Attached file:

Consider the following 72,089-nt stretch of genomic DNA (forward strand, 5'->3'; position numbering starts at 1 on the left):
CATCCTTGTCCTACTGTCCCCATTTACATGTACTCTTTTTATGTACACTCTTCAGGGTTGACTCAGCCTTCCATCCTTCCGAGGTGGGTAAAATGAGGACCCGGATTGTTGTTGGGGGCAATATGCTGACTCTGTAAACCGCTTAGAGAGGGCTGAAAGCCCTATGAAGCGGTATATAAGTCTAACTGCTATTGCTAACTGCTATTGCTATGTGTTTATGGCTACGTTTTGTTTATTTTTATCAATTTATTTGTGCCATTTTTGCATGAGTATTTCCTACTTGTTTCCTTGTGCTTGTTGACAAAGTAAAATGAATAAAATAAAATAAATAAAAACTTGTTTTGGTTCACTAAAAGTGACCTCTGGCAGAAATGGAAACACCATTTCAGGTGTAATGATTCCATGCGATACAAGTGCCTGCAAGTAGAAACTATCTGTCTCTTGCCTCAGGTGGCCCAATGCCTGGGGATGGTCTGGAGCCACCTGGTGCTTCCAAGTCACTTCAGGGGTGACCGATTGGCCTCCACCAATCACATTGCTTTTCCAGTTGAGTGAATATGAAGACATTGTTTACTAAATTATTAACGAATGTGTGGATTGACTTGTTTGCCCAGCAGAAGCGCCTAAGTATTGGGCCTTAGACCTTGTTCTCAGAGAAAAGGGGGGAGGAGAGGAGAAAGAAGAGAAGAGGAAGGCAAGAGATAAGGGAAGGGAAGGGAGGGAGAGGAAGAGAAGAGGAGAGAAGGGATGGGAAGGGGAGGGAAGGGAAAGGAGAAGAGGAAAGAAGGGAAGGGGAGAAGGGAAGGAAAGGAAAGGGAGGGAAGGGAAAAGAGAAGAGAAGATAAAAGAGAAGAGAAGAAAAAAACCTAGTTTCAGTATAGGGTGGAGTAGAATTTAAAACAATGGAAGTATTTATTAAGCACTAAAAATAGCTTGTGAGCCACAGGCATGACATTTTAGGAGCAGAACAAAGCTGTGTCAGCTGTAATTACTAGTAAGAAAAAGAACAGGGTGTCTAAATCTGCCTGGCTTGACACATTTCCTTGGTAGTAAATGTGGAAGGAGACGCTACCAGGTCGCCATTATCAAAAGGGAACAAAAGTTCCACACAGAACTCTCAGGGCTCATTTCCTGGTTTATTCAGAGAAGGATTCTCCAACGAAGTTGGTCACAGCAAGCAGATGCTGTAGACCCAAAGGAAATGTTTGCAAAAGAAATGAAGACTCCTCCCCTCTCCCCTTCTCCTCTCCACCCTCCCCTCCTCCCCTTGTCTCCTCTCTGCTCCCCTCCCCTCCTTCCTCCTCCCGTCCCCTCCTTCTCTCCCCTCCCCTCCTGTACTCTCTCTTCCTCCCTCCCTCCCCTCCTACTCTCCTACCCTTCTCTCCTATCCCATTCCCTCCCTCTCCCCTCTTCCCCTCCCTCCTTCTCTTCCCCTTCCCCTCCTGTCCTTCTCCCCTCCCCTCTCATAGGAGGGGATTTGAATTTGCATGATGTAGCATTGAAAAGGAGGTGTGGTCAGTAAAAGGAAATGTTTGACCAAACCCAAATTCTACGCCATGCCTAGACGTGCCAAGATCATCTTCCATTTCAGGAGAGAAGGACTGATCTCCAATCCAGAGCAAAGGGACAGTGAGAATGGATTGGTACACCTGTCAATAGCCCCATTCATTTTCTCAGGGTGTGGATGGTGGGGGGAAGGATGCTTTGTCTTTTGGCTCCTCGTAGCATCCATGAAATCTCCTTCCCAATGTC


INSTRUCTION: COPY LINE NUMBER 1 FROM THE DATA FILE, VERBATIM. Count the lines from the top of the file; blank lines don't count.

Consider the following 72,089-nt stretch of genomic DNA (forward strand, 5'->3'; position numbering starts at 1 on the left):